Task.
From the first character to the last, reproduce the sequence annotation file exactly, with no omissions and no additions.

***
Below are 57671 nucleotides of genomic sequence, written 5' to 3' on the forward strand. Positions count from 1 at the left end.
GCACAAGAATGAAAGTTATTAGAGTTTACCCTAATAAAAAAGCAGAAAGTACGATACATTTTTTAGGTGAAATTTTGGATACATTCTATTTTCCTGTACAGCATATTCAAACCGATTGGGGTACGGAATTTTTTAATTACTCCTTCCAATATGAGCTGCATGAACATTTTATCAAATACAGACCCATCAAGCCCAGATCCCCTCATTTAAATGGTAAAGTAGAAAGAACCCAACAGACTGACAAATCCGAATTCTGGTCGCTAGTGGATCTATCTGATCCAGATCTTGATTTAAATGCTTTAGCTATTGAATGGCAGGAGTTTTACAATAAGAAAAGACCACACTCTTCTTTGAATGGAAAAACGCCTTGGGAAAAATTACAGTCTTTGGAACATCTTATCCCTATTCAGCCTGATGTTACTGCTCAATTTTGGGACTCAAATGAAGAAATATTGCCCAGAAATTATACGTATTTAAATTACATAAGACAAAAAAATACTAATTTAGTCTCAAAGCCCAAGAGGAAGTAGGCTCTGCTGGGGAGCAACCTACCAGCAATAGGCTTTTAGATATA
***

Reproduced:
Below are 57671 nucleotides of genomic sequence, written 5' to 3' on the forward strand. Positions count from 1 at the left end.
GCACAAGAATGAAAGTTATTAGAGTTTACCCTAATAAAAAAGCAGAAAGTACGATACATTTTTTAGGTGAAATTTTGGATACATTCTATTTTCCTGTACAGCATATTCAAACCGATTGGGGTACGGAATTTTTTAATTACTCCTTCCAATATGAGCTGCATGAACATTTTATCAAATACAGACCCATCAAGCCCAGATCCCCTCATTTAAATGGTAAAGTAGAAAGAACCCAACAGACTGACAAATCCGAATTCTGGTCGCTAGTGGATCTATCTGATCCAGATCTTGATTTAAATGCTTTAGCTATTGAATGGCAGGAGTTTTACAATAAGAAAAGACCACACTCTTCTTTGAATGGAAAAACGCCTTGGGAAAAATTACAGTCTTTGGAACATCTTATCCCTATTCAGCCTGATGTTACTGCTCAATTTTGGGACTCAAATGAAGAAATATTGCCCAGAAATTATACGTATTTAAATTACATAAGACAAAAAAATACTAATTTAGTCTCAAAGCCCAAGAGGAAGTAGGCTCTGCTGGGGAGCAACCTACCAGCAATAGGCTTTTAGATATA